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Human Resources

Flexible working post-COVID: focus on productivity, teamwork and communication

Published 26 May 2021 in Human Resources • 5 min read

Every job should be flexible unless there is a business reason for it not to be, argues Sam Smethers. But when work takes up permanent residence in your home, you need to ask these key questions in order to protect worker productivity and wellbeing. 

As we reach the end of the strict “stay at home” instruction in the UK, opinion seems to be polarizing on whether working from home has become the new normal or whether we are all desperate to return to the office 9-5 with its associated commute.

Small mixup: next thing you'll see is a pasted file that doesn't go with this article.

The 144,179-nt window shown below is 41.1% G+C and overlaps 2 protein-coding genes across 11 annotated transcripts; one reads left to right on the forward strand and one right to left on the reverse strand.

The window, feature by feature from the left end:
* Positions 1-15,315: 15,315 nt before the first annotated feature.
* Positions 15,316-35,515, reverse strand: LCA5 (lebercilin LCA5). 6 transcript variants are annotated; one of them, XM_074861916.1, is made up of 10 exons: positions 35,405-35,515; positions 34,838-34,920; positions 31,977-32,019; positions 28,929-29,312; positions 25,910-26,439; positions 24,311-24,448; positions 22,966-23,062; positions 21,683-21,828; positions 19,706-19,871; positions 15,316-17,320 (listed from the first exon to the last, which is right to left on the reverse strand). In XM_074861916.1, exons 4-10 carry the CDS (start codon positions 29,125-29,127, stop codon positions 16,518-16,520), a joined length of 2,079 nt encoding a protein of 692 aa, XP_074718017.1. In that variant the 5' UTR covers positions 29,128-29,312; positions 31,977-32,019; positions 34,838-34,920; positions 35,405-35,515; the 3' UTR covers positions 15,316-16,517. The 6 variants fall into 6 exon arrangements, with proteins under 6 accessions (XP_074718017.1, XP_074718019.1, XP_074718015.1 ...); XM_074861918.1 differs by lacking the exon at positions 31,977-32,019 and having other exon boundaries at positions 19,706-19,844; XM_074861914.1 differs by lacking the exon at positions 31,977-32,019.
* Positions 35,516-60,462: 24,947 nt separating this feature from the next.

The Chancellor, closely followed by the Prime Minister, (no doubt driven by the prospect of permanently hollowed-out city centers and a financially unviable transport network), have both declared that employees cannot wait to get back to their offices and face-to-face meetings. While that may be true for some, many employers appear to be moving in the opposite direction.  

Nationwide has announced it will allow 13,000 office staff to work from home from now on and Lloyds Bank have shifted 700 staff to permanent home-working arrangements with the rest benefiting from agile working. JP Morgan is expecting 30% of its 257,000 global workforce to work from home in future.